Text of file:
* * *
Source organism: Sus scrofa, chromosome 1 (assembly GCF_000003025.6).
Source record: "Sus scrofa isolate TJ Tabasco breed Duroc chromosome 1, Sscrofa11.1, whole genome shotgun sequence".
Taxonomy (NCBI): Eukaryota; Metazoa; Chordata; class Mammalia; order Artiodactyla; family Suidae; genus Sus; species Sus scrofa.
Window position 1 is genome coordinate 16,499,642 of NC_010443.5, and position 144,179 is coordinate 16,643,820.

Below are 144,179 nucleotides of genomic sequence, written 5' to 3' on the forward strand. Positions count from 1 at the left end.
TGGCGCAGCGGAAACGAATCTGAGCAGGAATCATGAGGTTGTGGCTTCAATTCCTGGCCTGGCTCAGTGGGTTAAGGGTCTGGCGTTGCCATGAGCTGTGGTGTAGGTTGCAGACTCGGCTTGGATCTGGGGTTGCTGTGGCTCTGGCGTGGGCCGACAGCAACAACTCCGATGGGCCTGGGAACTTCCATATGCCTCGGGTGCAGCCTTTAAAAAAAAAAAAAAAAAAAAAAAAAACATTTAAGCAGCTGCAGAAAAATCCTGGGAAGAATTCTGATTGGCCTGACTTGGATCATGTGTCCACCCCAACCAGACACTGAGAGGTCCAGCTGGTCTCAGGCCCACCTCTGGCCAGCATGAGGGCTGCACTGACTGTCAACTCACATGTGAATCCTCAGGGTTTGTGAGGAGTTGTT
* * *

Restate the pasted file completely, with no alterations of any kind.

Source organism: Sus scrofa, chromosome 1 (assembly GCF_000003025.6).
Source record: "Sus scrofa isolate TJ Tabasco breed Duroc chromosome 1, Sscrofa11.1, whole genome shotgun sequence".
Taxonomy (NCBI): Eukaryota; Metazoa; Chordata; class Mammalia; order Artiodactyla; family Suidae; genus Sus; species Sus scrofa.
Window position 1 is genome coordinate 16,499,642 of NC_010443.5, and position 144,179 is coordinate 16,643,820.

Below are 144,179 nucleotides of genomic sequence, written 5' to 3' on the forward strand. Positions count from 1 at the left end.
TGGCGCAGCGGAAACGAATCTGAGCAGGAATCATGAGGTTGTGGCTTCAATTCCTGGCCTGGCTCAGTGGGTTAAGGGTCTGGCGTTGCCATGAGCTGTGGTGTAGGTTGCAGACTCGGCTTGGATCTGGGGTTGCTGTGGCTCTGGCGTGGGCCGACAGCAACAACTCCGATGGGCCTGGGAACTTCCATATGCCTCGGGTGCAGCCTTTAAAAAAAAAAAAAAAAAAAAAAAAAACATTTAAGCAGCTGCAGAAAAATCCTGGGAAGAATTCTGATTGGCCTGACTTGGATCATGTGTCCACCCCAACCAGACACTGAGAGGTCCAGCTGGTCTCAGGCCCACCTCTGGCCAGCATGAGGGCTGCACTGACTGTCAACTCACATGTGAATCCTCAGGGTTTGTGAGGAGTTGTT